David Bourget (Western Ontario)
David Chalmers (ANU, NYU)
Rafael De Clercq
Jack Alan Reynolds
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Philosophical Studies 109 (2):97-119 (2002)
Tyler Burge defends the idea that memory preserves beliefswith their justifications, so that memory's role in inferenceadds no new justificatory demands. Against Burge's view,Christensen and Kornblith argue that memory is reconstructiveand so introduces an element of a posteriori justificationinto every inference. I argue that Burge is right,memory does preserve content, but to defend this viewwe need to specify a preservative mechanism. Toward thatend, I develop the idea that there is something worthcalling anaphoric thinking, which preserves content inBurge's sense of ``content preservation.'' I providea model on which anaphoric thought is a fundamentalfeature of cognitive architecture, consequentlyrejecting the idea that there are mental pronounsin a Language of Thought. Since preservativememory is a matter of anaphoric thinking, thereare limits on the analogy of memory and testimony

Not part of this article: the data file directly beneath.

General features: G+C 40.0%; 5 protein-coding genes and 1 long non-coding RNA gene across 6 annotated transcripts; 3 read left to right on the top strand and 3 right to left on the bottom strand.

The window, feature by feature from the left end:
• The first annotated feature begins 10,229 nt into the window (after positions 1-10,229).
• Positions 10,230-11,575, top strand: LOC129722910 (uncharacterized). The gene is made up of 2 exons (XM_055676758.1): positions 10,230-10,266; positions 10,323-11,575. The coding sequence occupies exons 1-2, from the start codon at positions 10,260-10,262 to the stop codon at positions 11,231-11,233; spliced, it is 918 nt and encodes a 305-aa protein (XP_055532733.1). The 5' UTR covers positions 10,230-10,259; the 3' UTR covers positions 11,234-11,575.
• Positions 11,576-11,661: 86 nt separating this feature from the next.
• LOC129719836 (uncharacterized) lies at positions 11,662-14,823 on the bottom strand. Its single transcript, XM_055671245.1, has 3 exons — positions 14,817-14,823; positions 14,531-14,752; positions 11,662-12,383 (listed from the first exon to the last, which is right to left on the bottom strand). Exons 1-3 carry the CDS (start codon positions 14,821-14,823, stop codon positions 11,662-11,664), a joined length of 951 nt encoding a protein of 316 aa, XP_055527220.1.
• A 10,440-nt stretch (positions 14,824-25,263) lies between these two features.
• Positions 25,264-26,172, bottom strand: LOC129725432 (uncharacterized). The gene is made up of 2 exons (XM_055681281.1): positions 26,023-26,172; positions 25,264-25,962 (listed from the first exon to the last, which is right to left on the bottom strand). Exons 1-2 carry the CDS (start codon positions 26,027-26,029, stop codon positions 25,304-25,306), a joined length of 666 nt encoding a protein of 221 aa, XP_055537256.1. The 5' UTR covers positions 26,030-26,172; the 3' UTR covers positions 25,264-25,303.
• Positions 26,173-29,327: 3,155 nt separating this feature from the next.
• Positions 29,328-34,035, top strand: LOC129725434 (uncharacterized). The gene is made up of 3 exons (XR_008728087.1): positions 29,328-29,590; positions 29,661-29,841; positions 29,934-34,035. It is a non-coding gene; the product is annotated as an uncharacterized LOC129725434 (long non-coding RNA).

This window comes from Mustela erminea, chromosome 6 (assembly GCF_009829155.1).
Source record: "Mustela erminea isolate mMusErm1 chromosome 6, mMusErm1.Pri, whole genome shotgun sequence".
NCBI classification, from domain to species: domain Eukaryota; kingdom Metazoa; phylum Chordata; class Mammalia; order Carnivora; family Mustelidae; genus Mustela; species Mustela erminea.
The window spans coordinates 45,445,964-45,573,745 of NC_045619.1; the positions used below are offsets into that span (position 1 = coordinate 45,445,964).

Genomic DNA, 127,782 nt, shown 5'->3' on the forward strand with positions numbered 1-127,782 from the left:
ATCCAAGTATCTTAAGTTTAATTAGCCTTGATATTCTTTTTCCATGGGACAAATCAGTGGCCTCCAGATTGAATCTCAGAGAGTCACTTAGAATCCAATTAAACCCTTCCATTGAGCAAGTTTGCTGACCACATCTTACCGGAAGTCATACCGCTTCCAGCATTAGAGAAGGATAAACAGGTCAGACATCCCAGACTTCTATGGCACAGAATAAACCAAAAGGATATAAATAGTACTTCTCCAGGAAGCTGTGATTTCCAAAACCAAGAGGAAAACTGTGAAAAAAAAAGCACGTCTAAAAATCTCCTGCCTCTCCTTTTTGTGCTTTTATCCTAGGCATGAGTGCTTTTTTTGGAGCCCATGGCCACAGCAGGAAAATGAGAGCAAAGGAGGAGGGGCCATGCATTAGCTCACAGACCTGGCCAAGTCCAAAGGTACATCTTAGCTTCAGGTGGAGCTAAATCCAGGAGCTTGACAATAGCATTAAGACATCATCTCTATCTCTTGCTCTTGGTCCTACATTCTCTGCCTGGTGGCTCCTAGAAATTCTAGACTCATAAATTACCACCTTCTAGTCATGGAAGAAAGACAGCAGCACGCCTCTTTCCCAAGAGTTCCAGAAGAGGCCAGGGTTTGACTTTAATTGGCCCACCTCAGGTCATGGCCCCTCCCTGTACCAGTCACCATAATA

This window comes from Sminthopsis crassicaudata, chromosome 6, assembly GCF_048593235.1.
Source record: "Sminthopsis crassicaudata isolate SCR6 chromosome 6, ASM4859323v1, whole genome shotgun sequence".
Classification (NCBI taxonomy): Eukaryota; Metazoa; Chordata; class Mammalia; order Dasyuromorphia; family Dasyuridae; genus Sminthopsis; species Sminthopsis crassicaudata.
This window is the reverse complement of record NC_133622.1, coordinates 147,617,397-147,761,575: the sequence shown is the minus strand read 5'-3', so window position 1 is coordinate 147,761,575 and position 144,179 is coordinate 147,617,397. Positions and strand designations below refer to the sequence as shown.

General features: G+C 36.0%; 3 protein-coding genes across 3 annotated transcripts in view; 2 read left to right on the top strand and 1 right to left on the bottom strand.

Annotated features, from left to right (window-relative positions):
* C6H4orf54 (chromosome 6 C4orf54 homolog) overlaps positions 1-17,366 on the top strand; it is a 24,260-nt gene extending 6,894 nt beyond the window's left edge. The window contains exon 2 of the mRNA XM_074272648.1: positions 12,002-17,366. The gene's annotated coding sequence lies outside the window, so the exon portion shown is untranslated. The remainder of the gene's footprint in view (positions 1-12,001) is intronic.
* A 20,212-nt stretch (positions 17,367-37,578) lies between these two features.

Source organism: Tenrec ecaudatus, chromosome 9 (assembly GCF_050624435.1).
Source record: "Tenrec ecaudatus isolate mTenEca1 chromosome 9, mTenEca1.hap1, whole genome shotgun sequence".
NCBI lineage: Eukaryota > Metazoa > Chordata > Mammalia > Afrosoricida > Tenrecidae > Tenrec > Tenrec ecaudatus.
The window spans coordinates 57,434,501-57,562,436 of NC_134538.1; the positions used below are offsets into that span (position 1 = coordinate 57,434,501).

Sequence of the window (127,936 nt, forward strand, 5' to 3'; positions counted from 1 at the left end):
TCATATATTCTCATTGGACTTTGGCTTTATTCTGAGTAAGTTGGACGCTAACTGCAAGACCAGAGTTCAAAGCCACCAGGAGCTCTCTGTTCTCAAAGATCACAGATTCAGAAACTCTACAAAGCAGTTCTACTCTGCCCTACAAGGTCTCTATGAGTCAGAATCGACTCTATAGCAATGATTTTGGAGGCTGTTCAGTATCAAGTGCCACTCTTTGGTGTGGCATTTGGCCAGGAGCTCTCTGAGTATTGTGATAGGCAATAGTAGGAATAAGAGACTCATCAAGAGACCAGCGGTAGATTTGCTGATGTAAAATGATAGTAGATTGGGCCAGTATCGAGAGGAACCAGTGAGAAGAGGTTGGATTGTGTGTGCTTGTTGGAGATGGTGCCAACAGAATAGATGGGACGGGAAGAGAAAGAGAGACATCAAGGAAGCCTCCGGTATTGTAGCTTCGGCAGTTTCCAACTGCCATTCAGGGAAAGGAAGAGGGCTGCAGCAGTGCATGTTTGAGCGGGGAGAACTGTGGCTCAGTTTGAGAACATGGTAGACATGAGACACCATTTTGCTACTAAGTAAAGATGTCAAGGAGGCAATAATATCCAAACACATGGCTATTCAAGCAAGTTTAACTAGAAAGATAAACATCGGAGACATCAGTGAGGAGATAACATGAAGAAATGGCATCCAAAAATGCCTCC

|Keywords||Anaphora Content Epistemology Inference Justification Memory Preservation Burge, T Christensen, D Kornblith, H|
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Laura Schroeter (2012). Bootstrapping Our Way to Samesaying. Synthese 189 (1):177-197.
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N. Ángel Pinillos (2011). Coreference and Meaning. Philosophical Studies 154 (2):301-324.
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